In politics, the old adage “having a seat at the table” is often used to refer to those in positions of power, influence and policy making. This poster exhibit highlights a few of the women who have held political office and had “a seat at the table” in decision making for the Commonwealth.
This exhibit tells the stories of freshmen year from participants in a student success intiative, WKU Freshmen Guided Pathway (FGP). This cohort of first-time, full-time students who graduated from one of five high schools in Warren County represent the typical WKU freshman in terms of academic achievement prior to admission and their demographic makeup.
FGP assists students as they negotiate the often difficult affective and academic shifts between high school and college. Learn more about the program in this exhibit, presented by the Kelly M. Burch Institute for Transformative Practices in Higher Education, Office of Strategic Communications and Marketing, the College of Education and Behavioral Sciences, the WKU Center for Literacy, and the Kentucky Museum.
Gazing Deeply showcases how WKU’s backyard—the unique landscape of Mammoth Cave—is being studied, interpreted, and inspiring action on environmental change. Coinciding with the UNESCO Conservation of Fragile Karst Resources: A Workshop on Sustainability and Community and Earth Day’s 50th anniversary in 2020, this exhibition is a collaborative effort between arts and science faculty and students that highlights one of the most well-known and vital natural landscapes in the world.
History suggests that as “big business” started to take hold in the late 1800s, women became more involved in business and working outside the home. However, few women owned companies. Those that did were in industries centered on women, such as home goods, apparel, or personal care.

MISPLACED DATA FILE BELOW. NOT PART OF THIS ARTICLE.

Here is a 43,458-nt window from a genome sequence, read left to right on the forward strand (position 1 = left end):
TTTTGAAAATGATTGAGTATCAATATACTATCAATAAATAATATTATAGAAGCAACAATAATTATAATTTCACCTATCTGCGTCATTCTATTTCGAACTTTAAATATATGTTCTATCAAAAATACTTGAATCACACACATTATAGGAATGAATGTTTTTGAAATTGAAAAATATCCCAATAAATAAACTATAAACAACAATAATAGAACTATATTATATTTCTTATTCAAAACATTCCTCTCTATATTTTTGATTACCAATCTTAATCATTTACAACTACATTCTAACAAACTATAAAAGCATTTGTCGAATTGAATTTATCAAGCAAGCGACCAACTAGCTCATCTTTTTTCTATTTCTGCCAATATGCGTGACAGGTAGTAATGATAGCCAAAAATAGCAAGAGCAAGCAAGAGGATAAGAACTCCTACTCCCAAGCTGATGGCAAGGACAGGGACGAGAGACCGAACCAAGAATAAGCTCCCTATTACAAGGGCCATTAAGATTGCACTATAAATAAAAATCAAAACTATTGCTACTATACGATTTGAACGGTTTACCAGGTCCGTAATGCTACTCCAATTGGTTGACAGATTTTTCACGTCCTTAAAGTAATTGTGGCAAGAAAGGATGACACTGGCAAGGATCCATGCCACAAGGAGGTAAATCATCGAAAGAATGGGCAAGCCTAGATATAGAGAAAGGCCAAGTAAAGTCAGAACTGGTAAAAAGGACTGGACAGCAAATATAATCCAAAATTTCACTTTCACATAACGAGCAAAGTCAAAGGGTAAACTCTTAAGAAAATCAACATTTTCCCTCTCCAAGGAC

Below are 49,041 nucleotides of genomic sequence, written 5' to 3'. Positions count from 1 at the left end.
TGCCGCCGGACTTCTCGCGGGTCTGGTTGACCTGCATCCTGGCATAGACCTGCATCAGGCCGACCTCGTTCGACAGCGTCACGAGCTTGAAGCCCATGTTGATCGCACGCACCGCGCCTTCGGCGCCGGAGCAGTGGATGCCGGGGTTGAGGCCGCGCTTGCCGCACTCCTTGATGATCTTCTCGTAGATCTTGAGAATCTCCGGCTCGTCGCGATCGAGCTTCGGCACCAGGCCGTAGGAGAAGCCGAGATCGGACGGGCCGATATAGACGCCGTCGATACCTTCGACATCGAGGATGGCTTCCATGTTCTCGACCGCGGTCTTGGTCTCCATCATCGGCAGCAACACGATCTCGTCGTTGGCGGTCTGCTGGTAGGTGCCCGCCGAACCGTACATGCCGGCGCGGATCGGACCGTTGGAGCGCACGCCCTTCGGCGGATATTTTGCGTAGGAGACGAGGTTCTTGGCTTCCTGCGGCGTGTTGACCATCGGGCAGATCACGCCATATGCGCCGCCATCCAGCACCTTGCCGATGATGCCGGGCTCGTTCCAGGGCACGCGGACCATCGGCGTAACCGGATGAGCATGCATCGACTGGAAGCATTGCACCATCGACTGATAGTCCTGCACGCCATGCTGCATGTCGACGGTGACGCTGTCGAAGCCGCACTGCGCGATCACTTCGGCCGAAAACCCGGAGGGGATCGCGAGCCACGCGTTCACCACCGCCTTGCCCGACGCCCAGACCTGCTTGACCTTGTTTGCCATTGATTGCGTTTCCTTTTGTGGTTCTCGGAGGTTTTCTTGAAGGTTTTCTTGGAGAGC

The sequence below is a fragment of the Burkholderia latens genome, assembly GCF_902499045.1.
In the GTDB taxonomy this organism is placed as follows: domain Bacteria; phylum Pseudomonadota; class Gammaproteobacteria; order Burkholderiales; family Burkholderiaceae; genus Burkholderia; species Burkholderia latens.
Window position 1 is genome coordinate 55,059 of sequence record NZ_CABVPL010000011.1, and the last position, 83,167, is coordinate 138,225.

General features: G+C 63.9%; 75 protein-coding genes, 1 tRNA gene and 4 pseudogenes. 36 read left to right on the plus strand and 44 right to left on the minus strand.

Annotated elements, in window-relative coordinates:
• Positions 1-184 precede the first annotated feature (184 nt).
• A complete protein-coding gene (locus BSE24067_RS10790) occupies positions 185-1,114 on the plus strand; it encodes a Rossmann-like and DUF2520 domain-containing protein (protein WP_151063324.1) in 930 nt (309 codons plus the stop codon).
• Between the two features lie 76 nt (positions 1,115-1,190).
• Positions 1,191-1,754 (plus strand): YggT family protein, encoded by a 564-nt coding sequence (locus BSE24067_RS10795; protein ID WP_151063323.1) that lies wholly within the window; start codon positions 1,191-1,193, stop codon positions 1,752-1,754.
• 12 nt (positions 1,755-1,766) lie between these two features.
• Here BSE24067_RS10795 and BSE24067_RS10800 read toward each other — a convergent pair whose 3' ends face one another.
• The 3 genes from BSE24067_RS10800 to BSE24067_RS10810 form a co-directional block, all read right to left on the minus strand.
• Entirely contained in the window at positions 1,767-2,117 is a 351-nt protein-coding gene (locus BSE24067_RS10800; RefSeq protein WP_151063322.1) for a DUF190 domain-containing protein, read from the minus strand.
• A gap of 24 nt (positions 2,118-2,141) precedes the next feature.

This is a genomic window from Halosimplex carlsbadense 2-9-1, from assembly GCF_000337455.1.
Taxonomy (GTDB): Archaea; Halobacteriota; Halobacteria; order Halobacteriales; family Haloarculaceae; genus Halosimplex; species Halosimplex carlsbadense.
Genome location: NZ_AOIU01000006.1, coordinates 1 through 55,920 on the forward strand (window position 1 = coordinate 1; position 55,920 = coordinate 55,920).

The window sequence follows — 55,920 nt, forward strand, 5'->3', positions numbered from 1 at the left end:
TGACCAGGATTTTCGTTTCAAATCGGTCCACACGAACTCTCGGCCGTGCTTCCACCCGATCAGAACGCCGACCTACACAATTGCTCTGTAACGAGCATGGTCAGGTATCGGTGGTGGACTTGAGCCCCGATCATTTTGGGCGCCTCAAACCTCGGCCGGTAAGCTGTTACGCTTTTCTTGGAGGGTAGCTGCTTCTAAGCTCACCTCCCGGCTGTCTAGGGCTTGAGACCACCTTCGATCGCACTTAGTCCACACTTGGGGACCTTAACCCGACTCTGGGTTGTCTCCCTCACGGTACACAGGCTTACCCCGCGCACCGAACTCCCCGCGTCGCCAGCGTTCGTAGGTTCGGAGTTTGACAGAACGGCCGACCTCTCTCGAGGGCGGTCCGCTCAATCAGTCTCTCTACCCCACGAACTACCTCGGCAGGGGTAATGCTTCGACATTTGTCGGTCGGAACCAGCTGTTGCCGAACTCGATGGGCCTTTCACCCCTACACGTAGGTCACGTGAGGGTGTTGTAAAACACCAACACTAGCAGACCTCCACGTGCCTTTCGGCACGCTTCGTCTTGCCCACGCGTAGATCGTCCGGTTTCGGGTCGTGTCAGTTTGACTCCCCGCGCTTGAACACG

Today, women own only 40% of businesses in the U.S., making Carrie Burnam Taylor’s business of the early 20th century that much more impressive. Curated with Dr. Carrie Cox, this exhibit will explore Taylor's life and work, displaying three of her dresses, two coats, two bodices, and various undergarments recently conserved thanks to our Adopt-an-Artifact program.
This exhibit primarily focuses on the role of writing in two early urban societies, Mesopotamia and Egypt. The artifacts are roughly 4,300 to 3,000 years old. In the 19th century, museums and libraries throughout the Western world acquired cultural artifacts from ancient Egypt and Mesopotamia, often from a desire to connect with what they considered the origins of Western civilization or Biblical History.
ANNOUNCING AUDITIONSFOR NEXTSTAGE STUDIO SERIES PRODUCTIONS
IN THE LAB THEATRE:
SLATE A, MARCH 7-8 7:30PM
THE BALD SOPRANO
SLATE B, APRIL 11-12 7:30PM
BROTHERS ON A HOTEL BED
When & Where:
Saturday January 29 – 2pm in GWH Lab Theatre.
Callbacks will happen later that afternoon and evening in GWH.
Who should audition?
You!!! All students, regardless of major or class year, are welcome and encouraged to audition. Studio Directors are committed to diversity in all its forms. We are seeking actors of diverse identities, backgrounds, and abilities.
What should I prepare?
Fill out the audition form and bring it with you on Saturday. Wear your mask. Email firstname.lastname@example.org if you need a copy of the audition form.
Perform a contemporary comedic monologue, approximately 45-60 seconds in length. You may choose your own or do a “warm read” of one of the options attached here.
All actors cast in Studio Shows must be fully vaccinated against COVID-19 (have received 2 shots + 2 weeks)
Per University policy, masks are required at all times while inside GWH
Vaccinated auditioners may opt to remove their mask for their monologue performance only. They may also opt to remain masked with no discrimination.
If you are feeling unwell on Saturday, please do not attend. You may contact stage manager, MJ Woody,email@example.com arrange a Zoom or video audition.